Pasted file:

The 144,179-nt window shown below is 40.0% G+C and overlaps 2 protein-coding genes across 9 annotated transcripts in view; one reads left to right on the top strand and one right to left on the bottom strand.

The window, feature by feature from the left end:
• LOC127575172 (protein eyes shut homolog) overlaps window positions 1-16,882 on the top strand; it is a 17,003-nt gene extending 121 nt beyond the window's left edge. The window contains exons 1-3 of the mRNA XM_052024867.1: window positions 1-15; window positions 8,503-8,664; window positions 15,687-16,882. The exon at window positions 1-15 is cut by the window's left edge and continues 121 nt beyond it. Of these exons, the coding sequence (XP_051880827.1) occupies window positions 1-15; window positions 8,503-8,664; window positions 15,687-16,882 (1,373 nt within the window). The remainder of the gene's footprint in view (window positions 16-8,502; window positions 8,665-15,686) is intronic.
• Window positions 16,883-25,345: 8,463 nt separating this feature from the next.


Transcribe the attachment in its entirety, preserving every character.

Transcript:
The 144,179-nt window shown below is 40.0% G+C and overlaps 2 protein-coding genes across 9 annotated transcripts in view; one reads left to right on the top strand and one right to left on the bottom strand.

The window, feature by feature from the left end:
• LOC127575172 (protein eyes shut homolog) overlaps window positions 1-16,882 on the top strand; it is a 17,003-nt gene extending 121 nt beyond the window's left edge. The window contains exons 1-3 of the mRNA XM_052024867.1: window positions 1-15; window positions 8,503-8,664; window positions 15,687-16,882. The exon at window positions 1-15 is cut by the window's left edge and continues 121 nt beyond it. Of these exons, the coding sequence (XP_051880827.1) occupies window positions 1-15; window positions 8,503-8,664; window positions 15,687-16,882 (1,373 nt within the window). The remainder of the gene's footprint in view (window positions 16-8,502; window positions 8,665-15,686) is intronic.
• Window positions 16,883-25,345: 8,463 nt separating this feature from the next.